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This is the fifth volume in the series of Memorial Tributes compiled by the National Academy of Engineering as a personal remembrance of the lives and outstanding achievements of its members and foreign members. These volumes are intended to stand as an enduring record of the many contributions of engineers and engineering to the benefit of humankind. In most cases, the authors of the tributes are contemporaries or colleagues who had personal knowledge of the interests and the engineering accomplishments of the deceased.
BY COURTLAND D. PERKINS
On a summer day several years ago, a teenager, Laura Morse, was sitting with several of her friends in a small lunchroom near Quissett Harbor on Cape Cod in Massachusetts. Up drove a spectacular sports car, from which emerged a vigorous, handsome, white-haired man who immediately changed the ambience in the restaurant. Laura turned to her greatly impressed friends and said in their vernacular, "That's my grandfather and he's a Cool Cat." The Cool Cat was Richard S. Morse, an eminent and successful entrepreneur, a member of the National Academy of Engineering, a blithe spirit, a brilliant engineer, and a success at many important undertakings. A man full of wit and the friend of almost everybody.
Dick Morse died several years later, July 1, 1988, of a massive heart attack after playing tennis with friends in his usual mode of full speed ahead. He was born on August 19, 1911, in Abington, Massachusetts, and therefore was seventy-six at the time of his death. His friends agree that his abrupt demise was a blessing as he would have been an impossible invalid.
Dick attended the Massachusetts Institute of Technology (MIT), from which he received a B.S. in 1933, and did graduate work at the Technische Hochschule, Munich, during 1933–1934. Later he received honorary degrees, a D.Eng. from the Brooklyn Polytechnic Institute (1959) and a D.Sc. from Clark University (1960).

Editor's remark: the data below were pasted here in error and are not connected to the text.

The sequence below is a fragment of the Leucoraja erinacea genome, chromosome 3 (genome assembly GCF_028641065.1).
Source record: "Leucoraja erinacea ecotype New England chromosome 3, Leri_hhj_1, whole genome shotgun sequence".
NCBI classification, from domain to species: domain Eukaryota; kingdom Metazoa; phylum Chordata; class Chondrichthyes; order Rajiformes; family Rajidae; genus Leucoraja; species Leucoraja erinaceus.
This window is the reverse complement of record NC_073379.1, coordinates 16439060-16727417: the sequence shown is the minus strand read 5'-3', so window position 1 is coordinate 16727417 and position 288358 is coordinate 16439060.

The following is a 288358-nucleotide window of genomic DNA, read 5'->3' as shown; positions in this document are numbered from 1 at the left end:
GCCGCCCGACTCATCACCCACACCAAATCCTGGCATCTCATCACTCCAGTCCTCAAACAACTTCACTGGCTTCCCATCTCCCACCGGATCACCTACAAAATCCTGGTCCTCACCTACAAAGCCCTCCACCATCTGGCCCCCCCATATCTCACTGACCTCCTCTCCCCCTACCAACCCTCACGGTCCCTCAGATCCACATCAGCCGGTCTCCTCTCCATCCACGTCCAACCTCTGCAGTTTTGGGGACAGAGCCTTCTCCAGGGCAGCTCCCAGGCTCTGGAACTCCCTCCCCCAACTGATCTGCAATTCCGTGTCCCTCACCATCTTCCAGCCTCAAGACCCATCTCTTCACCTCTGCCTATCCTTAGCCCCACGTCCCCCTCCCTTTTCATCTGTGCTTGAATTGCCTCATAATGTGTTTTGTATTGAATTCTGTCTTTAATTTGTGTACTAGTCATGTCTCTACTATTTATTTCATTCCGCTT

His forceful character was evidenced early when he met a beautiful young lady named Marion Elsa Baitz. He decided immediately that this was the girl for him. After their third date, he drove Marion to her home, went upstairs to her parents bedroom, woke them up, and announced that he was going to marry their daughter. It didn't bother him at all that Marion was engaged to someone else. Dick maneuvered around this difficulty and married Marion in 1935. This was a very successful marriage that soon involved two splendid sons, Richard S. Morse, Jr., a successful lawyer in Boston, and Kenneth P. Morse, like his father an energetic entrepreneur. Later the two sons married, and Dick and Marion acquired two outstanding daughters-in-law, Susan and Laura, both of whom they loved very much. This love was reciprocated fully. The family soon expanded with the birth of a handsome grandson, Richard III, and three lovely granddaughters, the Laura whom we have already met, and Amy and Allison. Dick was a hero to all four.
After Dick graduated from MIT and returned from his studies in Munich, he went to work for the Eastman Kodak Company in 1935. While on the staff, he became interested in the technology of high vacuums and their potential for new industrial products. Convinced of this potential, he left Kodak in 1940 to found the National Research Corporation of Cambridge, Massachusetts, a venture capital-funded organization dedicated to the development of new manufacturing techniques and new products. Among his successes were vacuum processes for powdered drugs, the coating of optical lenses, dehydrating food without sacrificing taste or vitamins, and refining metals without impurities. One of his greatest successes was helping to set up the Minute Maid Corporation in 1946 to promote his new technique for making orange juice concentrate. This resulted in the now-famous Minute Maid orange juice.